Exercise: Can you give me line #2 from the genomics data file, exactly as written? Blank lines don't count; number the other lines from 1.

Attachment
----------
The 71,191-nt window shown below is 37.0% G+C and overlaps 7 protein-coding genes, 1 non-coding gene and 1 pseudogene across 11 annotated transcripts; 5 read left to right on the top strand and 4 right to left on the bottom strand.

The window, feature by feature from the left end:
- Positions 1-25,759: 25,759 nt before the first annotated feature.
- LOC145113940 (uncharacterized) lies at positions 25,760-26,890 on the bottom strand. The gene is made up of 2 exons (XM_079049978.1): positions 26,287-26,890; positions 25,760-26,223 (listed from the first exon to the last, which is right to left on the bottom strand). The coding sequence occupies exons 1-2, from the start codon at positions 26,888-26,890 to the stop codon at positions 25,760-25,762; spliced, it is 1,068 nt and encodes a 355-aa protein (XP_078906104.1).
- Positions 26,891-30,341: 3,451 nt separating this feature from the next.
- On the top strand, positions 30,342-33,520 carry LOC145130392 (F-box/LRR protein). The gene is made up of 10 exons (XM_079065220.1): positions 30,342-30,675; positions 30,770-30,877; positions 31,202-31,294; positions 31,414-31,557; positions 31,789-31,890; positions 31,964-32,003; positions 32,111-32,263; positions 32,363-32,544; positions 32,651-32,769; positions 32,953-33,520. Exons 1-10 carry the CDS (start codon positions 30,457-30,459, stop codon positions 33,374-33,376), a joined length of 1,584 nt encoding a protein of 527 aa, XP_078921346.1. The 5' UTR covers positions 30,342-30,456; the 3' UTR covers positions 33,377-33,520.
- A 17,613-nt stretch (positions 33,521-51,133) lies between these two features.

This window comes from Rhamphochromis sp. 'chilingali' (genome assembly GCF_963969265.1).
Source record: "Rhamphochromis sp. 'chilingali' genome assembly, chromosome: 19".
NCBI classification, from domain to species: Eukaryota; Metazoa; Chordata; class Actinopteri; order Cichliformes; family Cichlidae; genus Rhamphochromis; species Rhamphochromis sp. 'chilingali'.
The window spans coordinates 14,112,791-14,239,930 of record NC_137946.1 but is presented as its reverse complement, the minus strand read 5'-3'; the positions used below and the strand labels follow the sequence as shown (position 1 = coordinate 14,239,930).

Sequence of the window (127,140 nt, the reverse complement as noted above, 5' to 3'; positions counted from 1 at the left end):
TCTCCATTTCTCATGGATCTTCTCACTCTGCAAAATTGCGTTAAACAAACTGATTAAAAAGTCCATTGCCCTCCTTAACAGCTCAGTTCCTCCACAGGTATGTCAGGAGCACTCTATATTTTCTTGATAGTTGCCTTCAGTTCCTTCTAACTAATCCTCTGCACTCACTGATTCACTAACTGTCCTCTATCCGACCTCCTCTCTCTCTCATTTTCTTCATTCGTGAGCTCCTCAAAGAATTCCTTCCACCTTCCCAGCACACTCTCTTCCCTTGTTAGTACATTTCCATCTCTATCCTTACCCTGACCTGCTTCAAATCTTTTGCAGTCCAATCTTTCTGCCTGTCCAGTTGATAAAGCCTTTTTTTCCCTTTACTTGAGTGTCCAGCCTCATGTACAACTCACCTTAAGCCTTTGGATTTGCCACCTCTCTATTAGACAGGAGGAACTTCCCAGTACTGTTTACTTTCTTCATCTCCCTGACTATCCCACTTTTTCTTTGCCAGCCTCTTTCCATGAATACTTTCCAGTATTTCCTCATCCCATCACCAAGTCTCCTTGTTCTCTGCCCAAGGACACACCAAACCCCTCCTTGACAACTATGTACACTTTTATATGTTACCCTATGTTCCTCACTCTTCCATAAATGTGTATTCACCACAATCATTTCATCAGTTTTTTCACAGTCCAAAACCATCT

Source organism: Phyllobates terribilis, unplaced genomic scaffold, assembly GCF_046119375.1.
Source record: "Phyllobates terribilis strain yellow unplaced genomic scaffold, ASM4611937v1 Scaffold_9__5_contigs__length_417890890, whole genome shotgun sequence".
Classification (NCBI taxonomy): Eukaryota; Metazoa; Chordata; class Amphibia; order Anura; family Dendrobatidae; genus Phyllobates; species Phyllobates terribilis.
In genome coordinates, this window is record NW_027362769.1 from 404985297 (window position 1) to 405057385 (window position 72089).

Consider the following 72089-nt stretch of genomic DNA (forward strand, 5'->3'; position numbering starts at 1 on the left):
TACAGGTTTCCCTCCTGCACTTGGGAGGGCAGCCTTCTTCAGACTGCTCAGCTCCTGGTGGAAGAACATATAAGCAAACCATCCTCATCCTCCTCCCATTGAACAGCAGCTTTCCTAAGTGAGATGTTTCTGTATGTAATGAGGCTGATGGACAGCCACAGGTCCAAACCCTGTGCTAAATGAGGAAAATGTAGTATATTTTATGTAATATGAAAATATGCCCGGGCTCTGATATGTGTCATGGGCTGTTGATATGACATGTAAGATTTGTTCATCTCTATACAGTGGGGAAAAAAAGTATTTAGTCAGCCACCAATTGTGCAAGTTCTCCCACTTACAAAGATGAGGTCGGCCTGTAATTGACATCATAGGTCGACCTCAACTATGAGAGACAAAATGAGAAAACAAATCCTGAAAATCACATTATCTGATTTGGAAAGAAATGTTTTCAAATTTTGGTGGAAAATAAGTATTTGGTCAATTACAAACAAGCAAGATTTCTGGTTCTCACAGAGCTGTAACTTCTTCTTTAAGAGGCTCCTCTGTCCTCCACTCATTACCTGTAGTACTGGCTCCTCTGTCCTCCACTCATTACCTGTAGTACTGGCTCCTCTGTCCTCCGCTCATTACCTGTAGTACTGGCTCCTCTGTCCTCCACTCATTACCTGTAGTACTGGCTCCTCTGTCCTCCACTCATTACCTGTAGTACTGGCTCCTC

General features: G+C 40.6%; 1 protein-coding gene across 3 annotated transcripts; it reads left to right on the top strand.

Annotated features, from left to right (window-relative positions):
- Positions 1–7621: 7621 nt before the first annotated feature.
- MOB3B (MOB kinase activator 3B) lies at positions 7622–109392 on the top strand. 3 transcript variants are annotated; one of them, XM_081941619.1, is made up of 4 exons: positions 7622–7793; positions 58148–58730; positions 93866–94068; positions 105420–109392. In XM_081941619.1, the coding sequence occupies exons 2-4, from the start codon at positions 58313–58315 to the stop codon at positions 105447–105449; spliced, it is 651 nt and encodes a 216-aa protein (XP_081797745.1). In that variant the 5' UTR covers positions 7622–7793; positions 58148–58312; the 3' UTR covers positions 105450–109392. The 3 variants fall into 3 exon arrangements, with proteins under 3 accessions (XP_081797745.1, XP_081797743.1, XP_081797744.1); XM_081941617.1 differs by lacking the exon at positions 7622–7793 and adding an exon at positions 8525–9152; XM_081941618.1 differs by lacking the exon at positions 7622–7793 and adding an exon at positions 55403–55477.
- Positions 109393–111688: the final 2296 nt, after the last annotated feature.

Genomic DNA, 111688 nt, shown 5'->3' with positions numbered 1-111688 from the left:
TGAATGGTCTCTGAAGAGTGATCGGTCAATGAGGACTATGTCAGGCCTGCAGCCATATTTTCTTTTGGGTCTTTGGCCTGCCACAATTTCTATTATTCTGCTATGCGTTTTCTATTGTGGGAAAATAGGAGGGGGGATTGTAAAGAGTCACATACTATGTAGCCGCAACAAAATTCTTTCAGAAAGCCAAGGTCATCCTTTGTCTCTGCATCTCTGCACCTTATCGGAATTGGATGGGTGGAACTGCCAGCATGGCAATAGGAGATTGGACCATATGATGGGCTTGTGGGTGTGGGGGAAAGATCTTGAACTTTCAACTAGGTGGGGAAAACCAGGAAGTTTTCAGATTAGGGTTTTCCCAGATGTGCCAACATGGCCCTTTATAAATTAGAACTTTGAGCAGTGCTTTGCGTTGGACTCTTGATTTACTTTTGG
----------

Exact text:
The window, feature by feature from the left end: